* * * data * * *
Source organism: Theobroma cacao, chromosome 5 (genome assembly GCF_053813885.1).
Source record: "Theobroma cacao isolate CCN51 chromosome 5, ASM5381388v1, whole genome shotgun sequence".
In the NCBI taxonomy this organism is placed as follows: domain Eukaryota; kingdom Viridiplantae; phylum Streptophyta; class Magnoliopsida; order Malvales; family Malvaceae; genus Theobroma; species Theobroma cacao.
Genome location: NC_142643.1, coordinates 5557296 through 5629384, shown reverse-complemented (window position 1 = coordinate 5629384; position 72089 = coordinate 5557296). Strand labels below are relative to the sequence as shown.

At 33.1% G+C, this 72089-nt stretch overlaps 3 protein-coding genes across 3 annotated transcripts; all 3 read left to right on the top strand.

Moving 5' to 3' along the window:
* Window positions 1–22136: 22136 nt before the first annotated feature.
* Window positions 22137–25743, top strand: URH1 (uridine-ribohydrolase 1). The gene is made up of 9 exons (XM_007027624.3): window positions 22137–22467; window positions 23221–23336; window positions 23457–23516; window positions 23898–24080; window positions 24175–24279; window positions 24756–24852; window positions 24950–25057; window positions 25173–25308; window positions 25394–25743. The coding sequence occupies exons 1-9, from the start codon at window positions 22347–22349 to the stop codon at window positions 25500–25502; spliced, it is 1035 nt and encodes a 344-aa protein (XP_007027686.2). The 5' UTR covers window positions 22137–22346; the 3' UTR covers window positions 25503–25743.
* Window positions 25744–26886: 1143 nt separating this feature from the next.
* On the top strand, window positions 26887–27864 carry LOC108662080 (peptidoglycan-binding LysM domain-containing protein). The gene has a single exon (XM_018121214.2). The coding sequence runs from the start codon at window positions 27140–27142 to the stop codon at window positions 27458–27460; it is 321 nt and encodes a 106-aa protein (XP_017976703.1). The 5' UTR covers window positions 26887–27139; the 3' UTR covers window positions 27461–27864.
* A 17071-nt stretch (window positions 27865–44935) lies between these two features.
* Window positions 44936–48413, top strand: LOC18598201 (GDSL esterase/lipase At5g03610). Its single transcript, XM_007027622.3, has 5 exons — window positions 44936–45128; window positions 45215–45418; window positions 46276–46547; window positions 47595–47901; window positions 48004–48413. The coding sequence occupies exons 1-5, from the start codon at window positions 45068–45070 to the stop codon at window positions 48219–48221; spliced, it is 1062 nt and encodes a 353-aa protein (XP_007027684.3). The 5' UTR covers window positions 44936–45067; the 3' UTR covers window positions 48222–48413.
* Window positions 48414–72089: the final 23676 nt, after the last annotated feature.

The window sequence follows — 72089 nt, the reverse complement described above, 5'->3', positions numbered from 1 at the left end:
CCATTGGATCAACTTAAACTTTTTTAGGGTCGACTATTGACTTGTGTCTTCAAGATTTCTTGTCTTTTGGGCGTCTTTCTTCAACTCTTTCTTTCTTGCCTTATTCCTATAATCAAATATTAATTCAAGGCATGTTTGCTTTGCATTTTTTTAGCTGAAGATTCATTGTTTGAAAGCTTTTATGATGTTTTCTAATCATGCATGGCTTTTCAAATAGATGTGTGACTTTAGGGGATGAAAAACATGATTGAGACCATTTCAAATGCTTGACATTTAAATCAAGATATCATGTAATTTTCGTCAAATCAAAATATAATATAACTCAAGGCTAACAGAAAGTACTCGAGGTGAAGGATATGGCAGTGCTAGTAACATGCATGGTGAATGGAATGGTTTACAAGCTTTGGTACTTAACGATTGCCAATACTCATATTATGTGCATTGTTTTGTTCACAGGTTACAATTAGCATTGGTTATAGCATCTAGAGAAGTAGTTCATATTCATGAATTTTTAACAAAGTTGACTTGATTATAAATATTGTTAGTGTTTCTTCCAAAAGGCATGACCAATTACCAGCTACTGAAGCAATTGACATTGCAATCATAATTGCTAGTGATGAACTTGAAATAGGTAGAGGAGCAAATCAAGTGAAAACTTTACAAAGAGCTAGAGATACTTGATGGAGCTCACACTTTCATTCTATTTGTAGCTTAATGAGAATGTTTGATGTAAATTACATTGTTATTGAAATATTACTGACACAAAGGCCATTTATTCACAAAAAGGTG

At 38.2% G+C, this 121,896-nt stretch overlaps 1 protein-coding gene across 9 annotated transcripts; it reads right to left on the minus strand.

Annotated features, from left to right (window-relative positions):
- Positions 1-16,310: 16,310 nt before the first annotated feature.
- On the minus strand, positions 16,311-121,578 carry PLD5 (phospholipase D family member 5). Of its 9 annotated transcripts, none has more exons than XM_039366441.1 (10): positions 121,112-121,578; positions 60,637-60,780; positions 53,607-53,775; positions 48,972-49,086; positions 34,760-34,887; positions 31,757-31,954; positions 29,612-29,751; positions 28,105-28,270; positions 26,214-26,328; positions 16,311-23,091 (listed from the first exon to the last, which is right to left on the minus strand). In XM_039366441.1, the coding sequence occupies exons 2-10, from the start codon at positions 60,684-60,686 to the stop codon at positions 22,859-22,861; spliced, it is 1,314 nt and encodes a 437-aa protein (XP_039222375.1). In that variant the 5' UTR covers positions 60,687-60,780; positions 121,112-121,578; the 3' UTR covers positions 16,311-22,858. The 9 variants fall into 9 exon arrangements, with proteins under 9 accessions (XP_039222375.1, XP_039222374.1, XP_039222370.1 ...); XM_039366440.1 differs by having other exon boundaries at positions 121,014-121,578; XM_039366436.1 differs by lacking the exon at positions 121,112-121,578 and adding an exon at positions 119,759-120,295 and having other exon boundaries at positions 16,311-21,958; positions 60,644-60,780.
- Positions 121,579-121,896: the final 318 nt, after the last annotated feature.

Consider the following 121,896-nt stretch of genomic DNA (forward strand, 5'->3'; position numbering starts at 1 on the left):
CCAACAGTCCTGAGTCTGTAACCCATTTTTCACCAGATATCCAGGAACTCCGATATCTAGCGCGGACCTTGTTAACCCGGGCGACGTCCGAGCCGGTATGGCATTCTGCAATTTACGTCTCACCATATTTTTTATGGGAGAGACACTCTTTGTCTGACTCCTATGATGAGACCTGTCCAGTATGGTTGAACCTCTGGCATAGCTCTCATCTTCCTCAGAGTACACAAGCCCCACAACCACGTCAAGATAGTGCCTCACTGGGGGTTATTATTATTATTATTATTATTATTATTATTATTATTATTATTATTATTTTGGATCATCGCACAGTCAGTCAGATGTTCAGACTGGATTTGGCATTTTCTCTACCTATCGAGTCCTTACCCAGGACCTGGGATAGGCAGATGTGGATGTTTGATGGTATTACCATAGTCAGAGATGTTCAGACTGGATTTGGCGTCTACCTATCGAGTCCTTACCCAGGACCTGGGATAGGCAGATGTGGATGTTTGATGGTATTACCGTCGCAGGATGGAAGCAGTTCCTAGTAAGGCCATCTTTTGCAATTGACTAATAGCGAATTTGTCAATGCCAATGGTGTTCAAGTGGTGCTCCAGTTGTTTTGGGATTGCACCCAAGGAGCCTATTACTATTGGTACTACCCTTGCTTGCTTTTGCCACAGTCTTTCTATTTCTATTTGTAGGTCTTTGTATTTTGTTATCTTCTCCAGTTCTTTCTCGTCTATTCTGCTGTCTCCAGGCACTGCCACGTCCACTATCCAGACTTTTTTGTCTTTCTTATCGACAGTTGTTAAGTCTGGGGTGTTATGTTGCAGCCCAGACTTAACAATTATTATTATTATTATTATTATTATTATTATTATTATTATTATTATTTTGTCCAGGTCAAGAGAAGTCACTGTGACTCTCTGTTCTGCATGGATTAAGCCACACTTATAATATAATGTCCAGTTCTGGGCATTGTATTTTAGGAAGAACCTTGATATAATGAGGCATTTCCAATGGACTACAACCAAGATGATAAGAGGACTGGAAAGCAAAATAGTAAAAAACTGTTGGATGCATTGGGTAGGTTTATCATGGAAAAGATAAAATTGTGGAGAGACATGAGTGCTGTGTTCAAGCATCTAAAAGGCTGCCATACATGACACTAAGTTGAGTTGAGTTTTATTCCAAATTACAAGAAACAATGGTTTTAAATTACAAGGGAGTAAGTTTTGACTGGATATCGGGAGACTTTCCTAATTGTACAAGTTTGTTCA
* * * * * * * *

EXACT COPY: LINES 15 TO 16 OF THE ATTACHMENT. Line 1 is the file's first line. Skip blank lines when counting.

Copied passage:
CCATTGGATCAACTTAAACTTTTTTAGGGTCGACTATTGACTTGTGTCTTCAAGATTTCTTGTCTTTTGGGCGTCTTTCTTCAACTCTTTCTTTCTTGCCTTATTCCTATAATCAAATATTAATTCAAGGCATGTTTGCTTTGCATTTTTTTAGCTGAAGATTCATTGTTTGAAAGCTTTTATGATGTTTTCTAATCATGCATGGCTTTTCAAATAGATGTGTGACTTTAGGGGATGAAAAACATGATTGAGACCATTTCAAATGCTTGACATTTAAATCAAGATATCATGTAATTTTCGTCAAATCAAAATATAATATAACTCAAGGCTAACAGAAAGTACTCGAGGTGAAGGATATGGCAGTGCTAGTAACATGCATGGTGAATGGAATGGTTTACAAGCTTTGGTACTTAACGATTGCCAATACTCATATTATGTGCATTGTTTTGTTCACAGGTTACAATTAGCATTGGTTATAGCATCTAGAGAAGTAGTTCATATTCATGAATTTTTAACAAAGTTGACTTGATTATAAATATTGTTAGTGTTTCTTCCAAAAGGCATGACCAATTACCAGCTACTGAAGCAATTGACATTGCAATCATAATTGCTAGTGATGAACTTGAAATAGGTAGAGGAGCAAATCAAGTGAAAACTTTACAAAGAGCTAGAGATACTTGATGGAGCTCACACTTTCATTCTATTTGTAGCTTAATGAGAATGTTTGATGTAAATTACATTGTTATTGAAATATTACTGACACAAAGGCCATTTATTCACAAAAAGGTG

At 38.2% G+C, this 121,896-nt stretch overlaps 1 protein-coding gene across 9 annotated transcripts; it reads right to left on the minus strand.